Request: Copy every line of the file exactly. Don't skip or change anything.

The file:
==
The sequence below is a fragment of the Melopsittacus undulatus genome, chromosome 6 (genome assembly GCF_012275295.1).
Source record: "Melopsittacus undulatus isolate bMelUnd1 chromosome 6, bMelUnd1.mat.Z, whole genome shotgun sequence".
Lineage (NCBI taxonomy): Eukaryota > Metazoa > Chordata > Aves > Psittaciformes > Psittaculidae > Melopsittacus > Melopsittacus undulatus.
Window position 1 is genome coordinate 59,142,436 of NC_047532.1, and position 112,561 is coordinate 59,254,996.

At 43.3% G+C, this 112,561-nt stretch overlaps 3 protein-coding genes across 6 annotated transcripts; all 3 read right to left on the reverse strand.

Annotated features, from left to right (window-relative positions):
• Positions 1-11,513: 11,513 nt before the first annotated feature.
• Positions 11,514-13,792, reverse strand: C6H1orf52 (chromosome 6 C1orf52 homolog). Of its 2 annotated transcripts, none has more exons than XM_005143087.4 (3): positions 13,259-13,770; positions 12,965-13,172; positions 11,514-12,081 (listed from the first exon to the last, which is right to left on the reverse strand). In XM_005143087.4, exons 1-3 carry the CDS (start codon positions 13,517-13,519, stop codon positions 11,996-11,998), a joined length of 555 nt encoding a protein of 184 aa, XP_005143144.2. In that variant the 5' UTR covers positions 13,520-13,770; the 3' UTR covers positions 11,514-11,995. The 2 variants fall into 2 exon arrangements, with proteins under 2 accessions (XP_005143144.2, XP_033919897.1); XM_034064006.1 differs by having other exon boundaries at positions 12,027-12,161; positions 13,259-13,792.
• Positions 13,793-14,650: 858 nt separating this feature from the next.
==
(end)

The sequence below is a fragment of the Melopsittacus undulatus genome, chromosome 6 (genome assembly GCF_012275295.1).
Source record: "Melopsittacus undulatus isolate bMelUnd1 chromosome 6, bMelUnd1.mat.Z, whole genome shotgun sequence".
Lineage (NCBI taxonomy): Eukaryota > Metazoa > Chordata > Aves > Psittaciformes > Psittaculidae > Melopsittacus > Melopsittacus undulatus.
Window position 1 is genome coordinate 59,142,436 of NC_047532.1, and position 112,561 is coordinate 59,254,996.

At 43.3% G+C, this 112,561-nt stretch overlaps 3 protein-coding genes across 6 annotated transcripts; all 3 read right to left on the reverse strand.

Annotated features, from left to right (window-relative positions):
• Positions 1-11,513: 11,513 nt before the first annotated feature.
• Positions 11,514-13,792, reverse strand: C6H1orf52 (chromosome 6 C1orf52 homolog). Of its 2 annotated transcripts, none has more exons than XM_005143087.4 (3): positions 13,259-13,770; positions 12,965-13,172; positions 11,514-12,081 (listed from the first exon to the last, which is right to left on the reverse strand). In XM_005143087.4, exons 1-3 carry the CDS (start codon positions 13,517-13,519, stop codon positions 11,996-11,998), a joined length of 555 nt encoding a protein of 184 aa, XP_005143144.2. In that variant the 5' UTR covers positions 13,520-13,770; the 3' UTR covers positions 11,514-11,995. The 2 variants fall into 2 exon arrangements, with proteins under 2 accessions (XP_005143144.2, XP_033919897.1); XM_034064006.1 differs by having other exon boundaries at positions 12,027-12,161; positions 13,259-13,792.
• Positions 13,793-14,650: 858 nt separating this feature from the next.